Georgia Court of Appeals, Civil Case (3/19/2015, 4/20/2015)
The two loans at issue were not “inextricably intertwined” such that one creditor’s failure to obtain conformation of a non-judicial foreclosure barred the second creditor’s right to recover in its suit on a note.
The Court of Appeals affirmed the grant of summary judgment to Bank of America NA in its suit on a note against Janet Hildebrand, holding that the loan at issue was not “inextricably intertwined” with another loan such that the other creditor’s actions foreclosed the bank’s right to recover. Hildebrand borrowed $257,380 from the CDC Federal Credit Union to purchase a condominium. Under an “80-20” mortgage loan, Hildebrand signed two promissory notes, one for $205,100 and one for $51,280, each of which was secured by a separate deed on the property. After the sale closed, the credit union assigned the two notes to Taylor, Bean & Whitaker Mortgage Corp., which subsequently assigned the smaller note to Bank of America and the larger first mortgage note to Cenlar FSB. Hildebrand eventually defaulted on both loans, and Cenlar foreclosed on the first priority deed on the property. Bank of America sued Hildebrand seeking payment on the promissory note for the principal amount of $50,842, plus interest and attorneys’ fees.
On appeal, Hildebrand argued that the trial court erred in granting summary judgment to the bank because the two loans were “inextricably intertwined” and that the sale of the notes to different parties after the closing did not “unlink” them. Therefore, she asserted, the funds secured by the second promissory note constituted a deficiency that could not be collected because the foreclosure pursuant to the first security deed was not confirmed. The Court held that, because Hildebrand’s mortgage loans were held by different entities when Cenlar foreclosed on its first priority security deed, the loans were not inextricably intertwined. The notes were sold to different entities and neither deed had a “dragnet” clause expressly providing that the deed was intended to secure the payment of the note and any other debt owing to the grantee either then or later. Accordingly, the trial court did not err in granting summary judgment to Bank of America. In light of its holding and the fact that the viability of Hildebrand’s counterclaim alleging violations of the Fair Business Practices Act turned on whether her two loans were inextricably intertwined and thus whether Bank of America was justified in pursuing her for payment of the promissory note it held, the Court held that the trial court did not err in granting summary judgment to the bank on Hildebrand’s counterclaim. Branch, J., concurred in Division 2 and in the judgment.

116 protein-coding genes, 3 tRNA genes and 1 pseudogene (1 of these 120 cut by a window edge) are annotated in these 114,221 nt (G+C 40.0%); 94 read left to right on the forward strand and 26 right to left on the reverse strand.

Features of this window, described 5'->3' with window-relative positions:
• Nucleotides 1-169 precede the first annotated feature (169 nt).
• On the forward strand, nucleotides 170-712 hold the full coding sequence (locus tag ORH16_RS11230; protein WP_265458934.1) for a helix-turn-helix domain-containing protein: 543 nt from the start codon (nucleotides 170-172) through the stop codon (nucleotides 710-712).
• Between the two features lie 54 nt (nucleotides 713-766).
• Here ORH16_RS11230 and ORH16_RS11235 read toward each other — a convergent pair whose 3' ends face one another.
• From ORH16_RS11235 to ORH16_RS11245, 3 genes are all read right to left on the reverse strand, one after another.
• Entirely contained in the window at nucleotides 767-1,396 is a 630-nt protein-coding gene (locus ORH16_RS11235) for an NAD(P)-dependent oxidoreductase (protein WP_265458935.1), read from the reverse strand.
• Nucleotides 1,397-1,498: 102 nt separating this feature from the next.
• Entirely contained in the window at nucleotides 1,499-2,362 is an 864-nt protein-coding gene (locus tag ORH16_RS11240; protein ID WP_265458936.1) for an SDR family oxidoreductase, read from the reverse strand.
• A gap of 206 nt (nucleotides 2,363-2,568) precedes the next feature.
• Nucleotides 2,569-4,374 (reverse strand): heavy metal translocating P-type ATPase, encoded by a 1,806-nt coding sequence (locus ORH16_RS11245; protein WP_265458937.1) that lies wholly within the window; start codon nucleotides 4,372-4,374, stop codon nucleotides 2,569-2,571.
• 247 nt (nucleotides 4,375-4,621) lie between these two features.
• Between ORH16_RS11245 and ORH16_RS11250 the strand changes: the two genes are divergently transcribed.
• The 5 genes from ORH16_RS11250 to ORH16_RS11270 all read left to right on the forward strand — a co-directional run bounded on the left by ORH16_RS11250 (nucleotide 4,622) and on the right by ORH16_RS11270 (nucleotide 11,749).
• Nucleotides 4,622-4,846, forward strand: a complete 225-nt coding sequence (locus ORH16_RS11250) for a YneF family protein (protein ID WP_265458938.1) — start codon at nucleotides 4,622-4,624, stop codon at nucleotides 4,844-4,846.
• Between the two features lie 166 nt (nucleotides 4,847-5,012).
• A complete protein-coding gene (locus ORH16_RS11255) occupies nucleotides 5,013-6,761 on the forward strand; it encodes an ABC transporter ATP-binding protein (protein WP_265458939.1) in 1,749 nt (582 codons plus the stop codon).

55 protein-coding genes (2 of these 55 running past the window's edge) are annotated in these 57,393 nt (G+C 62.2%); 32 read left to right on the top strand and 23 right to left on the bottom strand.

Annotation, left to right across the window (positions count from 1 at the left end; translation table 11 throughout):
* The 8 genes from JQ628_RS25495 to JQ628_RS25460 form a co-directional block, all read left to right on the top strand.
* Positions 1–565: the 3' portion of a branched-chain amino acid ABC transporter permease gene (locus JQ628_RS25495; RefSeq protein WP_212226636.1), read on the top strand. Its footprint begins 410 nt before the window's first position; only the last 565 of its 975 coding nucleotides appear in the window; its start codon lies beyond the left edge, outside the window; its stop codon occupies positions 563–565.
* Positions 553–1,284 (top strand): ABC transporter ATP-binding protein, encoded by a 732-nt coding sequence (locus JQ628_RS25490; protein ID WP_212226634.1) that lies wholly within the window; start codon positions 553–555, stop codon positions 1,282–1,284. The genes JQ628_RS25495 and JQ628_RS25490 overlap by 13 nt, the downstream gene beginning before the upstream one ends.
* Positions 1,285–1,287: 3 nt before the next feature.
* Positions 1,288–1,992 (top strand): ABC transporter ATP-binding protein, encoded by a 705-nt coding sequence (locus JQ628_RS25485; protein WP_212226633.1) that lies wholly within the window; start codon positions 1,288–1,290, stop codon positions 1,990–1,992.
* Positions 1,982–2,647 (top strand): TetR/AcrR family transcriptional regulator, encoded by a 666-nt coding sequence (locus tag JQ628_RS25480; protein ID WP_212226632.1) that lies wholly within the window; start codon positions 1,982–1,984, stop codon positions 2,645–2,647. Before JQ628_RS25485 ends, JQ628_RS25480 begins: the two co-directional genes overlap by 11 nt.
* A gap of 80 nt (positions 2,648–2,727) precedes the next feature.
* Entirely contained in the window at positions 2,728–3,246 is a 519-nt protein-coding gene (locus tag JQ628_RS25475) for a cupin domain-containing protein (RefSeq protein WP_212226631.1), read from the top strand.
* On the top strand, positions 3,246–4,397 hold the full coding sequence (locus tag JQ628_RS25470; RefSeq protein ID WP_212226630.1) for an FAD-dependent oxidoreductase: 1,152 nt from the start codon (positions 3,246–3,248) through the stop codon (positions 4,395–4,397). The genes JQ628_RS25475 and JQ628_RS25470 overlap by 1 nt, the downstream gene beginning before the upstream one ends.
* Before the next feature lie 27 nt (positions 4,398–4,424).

As published by The Daily Report, 190 Pryor St. Atlanta, GA 30303 on 4/20/15.